Media professionals interested in reporting on university-related stories are encouraged to visit the media newsroom.
May 28, 2013
By Kirstin Swagman
How do you get more kids excited about engineering? By getting their teachers excited about it.
A new engineering class at the University of Nevada, Reno aims to do just that, exposing area K-12 teachers to engineering design principles and hands-on projects.
A group of about 30 elementary and middle school teachers took the class this spring as part of the University's first master's degree program in education with an emphasis in STEM.
The program, funded by longtime University donor Dorothy Lemelson, provides full tuition for the two-year master's degree. Lemelson has funded master's degree programs for teachers at the University for more than 10 years, with emphases primarily in literacy but also in math and science.
This time, thanks to a new partnership between the College of Education and the College of Engineering, Lemelson cohort teachers will graduate in 2014 with an emphasis in science, technology, engineering and mathematics.
The partnership is part of the College of Engineering's broader outreach efforts to introduce Nevada's K-12 students to engineering at a younger age.
"Allowing students to be exposed to engineering increases not only their awareness but their interest," said Meg Fitzgerald, coordinator of recruitment, retention and advising for the College.
While the College's outreach efforts have traditionally focused on students, engineering professors Jeffrey LaCombe and Eric Wang teamed up with education professor David Crowther to develop an engineering course for K-12 teachers.
The course aims to give teachers an engineering perspective on math and science by focusing on the engineering design process and its applications in real-world problem solving.
The class was based on the popular Engineering 100 course taught by LaCombe and Wang. Engineering 100, which is the introductory course for all engineering majors but attracts a significant number of non-engineering majors as well, culminates in a team-designed hovercraft or other engineered product.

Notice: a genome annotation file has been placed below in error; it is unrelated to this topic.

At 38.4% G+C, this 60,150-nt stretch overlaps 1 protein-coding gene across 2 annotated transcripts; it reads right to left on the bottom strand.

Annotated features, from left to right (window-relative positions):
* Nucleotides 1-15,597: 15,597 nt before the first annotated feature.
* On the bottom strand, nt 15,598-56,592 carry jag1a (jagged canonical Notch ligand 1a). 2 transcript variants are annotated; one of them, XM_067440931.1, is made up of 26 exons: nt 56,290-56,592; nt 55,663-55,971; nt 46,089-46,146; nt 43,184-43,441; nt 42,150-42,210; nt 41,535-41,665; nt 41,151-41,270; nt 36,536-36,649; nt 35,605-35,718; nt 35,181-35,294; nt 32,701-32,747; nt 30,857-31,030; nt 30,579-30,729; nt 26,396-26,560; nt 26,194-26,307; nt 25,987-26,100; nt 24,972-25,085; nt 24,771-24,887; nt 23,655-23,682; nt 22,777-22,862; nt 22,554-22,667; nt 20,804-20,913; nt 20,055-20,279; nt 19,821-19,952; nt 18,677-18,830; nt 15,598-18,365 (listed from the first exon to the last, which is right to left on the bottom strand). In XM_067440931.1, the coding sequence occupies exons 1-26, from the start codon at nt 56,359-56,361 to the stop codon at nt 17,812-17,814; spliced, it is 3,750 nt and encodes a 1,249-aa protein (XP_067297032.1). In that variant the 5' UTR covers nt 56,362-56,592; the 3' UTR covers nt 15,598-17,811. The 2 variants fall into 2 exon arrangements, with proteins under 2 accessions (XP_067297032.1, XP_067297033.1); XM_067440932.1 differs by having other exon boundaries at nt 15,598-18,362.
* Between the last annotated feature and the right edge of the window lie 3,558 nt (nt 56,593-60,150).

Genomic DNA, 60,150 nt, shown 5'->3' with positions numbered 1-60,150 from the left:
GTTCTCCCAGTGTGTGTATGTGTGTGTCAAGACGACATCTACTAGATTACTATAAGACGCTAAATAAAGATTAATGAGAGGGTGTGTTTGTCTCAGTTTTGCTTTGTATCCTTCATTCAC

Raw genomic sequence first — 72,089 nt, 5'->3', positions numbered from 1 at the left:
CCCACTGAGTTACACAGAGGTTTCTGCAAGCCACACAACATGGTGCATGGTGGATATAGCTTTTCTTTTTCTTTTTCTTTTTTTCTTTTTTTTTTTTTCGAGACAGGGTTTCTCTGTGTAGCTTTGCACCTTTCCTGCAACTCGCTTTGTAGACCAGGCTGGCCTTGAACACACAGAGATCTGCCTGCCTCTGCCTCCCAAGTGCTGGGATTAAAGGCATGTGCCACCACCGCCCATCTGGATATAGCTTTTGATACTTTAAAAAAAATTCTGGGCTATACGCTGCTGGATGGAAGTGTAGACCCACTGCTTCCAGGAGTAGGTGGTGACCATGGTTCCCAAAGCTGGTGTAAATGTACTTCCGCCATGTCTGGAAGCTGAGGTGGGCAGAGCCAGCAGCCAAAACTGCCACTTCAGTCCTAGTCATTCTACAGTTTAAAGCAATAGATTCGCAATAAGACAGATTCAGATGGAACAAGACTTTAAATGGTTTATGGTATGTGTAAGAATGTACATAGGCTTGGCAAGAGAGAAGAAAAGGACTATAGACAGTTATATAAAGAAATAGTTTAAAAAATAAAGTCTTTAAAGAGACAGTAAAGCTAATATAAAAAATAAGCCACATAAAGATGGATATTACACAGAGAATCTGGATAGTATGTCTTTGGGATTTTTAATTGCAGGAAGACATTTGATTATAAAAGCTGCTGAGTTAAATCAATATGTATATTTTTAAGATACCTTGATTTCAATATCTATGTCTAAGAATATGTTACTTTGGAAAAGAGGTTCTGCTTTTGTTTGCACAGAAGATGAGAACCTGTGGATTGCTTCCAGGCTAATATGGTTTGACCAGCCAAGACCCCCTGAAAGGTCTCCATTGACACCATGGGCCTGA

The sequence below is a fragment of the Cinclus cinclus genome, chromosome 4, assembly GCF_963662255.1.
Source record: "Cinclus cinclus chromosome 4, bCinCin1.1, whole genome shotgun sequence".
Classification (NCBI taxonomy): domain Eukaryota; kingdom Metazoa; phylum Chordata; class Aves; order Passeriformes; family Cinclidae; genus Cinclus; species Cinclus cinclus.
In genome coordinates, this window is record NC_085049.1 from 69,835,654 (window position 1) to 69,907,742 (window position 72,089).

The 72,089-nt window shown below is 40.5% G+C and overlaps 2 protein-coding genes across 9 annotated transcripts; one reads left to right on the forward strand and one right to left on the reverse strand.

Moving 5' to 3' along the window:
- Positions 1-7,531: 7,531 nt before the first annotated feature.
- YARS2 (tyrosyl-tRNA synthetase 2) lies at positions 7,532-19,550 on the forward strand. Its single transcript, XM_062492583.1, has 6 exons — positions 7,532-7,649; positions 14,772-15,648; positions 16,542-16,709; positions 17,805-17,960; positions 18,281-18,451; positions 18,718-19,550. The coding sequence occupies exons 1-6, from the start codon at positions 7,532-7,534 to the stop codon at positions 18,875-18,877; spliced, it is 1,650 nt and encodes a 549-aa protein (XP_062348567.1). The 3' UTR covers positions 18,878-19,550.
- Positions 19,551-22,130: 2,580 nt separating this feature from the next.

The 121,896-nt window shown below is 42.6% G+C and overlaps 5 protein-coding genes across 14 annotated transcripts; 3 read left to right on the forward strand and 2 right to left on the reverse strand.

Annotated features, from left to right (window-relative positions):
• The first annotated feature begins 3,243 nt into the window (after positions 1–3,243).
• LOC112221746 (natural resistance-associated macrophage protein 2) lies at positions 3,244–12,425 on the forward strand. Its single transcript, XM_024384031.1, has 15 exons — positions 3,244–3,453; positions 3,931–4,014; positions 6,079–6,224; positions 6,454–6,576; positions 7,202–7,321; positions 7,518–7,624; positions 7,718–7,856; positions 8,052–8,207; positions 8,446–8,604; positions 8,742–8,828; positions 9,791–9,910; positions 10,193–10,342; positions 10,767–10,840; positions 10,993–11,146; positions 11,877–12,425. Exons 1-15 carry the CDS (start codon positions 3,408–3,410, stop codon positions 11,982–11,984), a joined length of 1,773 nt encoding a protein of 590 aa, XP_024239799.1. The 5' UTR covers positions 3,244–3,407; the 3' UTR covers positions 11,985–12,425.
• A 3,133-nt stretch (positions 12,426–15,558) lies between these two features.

"Engineering 100 was absolutely the inspiration," said LaCombe. "But we realized they don't need to become engineers. They need to become fluent in engineering."
The course was divided into thirds, with the first two-thirds focusing on hands-on, engineering design problems, including activities such as Lego robotics and high altitude ballooning.
"We had to program [Legos] to act like a cockroach under certain conditions, so when a light was turned on it would scurry off," said Amanda Todd, a student in the cohort and a kindergarten teacher at Smithridge STEM Academy in Reno.
The final third of the course focused on how to teach engineering, using lessons from the Boston Museum of Science's Engineering is Elementary program.
One goal of the course is to help teachers tap into existing resources for STEM in their classrooms, which can be scarce.
"There's not much out there for teachers to use for covering the ‘E' in STEM," said LaCombe.
Teachers also face challenges finding time in the classroom for STEM demonstrations and providing the material resources students need for hand-on activities.
"We can't have four kids on a [Lego car] kit that's meant for two, because then some are just watching," said Jean Donley, Lemelson student and a third grade teacher at Smithridge. "With the hands-on thing, it's time. Where in the day can you incorporate that?"
Although STEM education has been slow to be incorporated in curricula standards, growing awareness of the need for earlier STEM training is helping pave the way for its implementation in K-12 curricula.
LaCombe and Wang hope their course can someday be part of an undergraduate teacher education program, while Todd and Donley envision that on down the road, teachers will have to take a method course in engineering just like they now do in math and literacy.
In the meantime, thanks to Smithridge's status as a STEM academy, the school is making an effort to infuse STEM projects into the curriculum.
When Smithridge became a STEM academy three years ago, they got funding for a dedicated lab, and students got most of their specialized STEM content outside their primary classrooms. Over the years, they have been incorporating more STEM content in the classroom through project-based learning units.
"When I think of STEM, and I know most of the kids do too, I think of science. Now we're trying to pull in the technology," said Donley.
The Lemelson cohort model emphasizes having multiple teachers from a school move through the program together, and there are four teachers in the program from Smithridge. They hope to take the knowledge they gain back to their colleagues.
"We'll go back to our school and be advocates for this." Todd said, noting that the group has plans to lead professional development activities for other teachers next fall. "We're hoping for a school-wide change."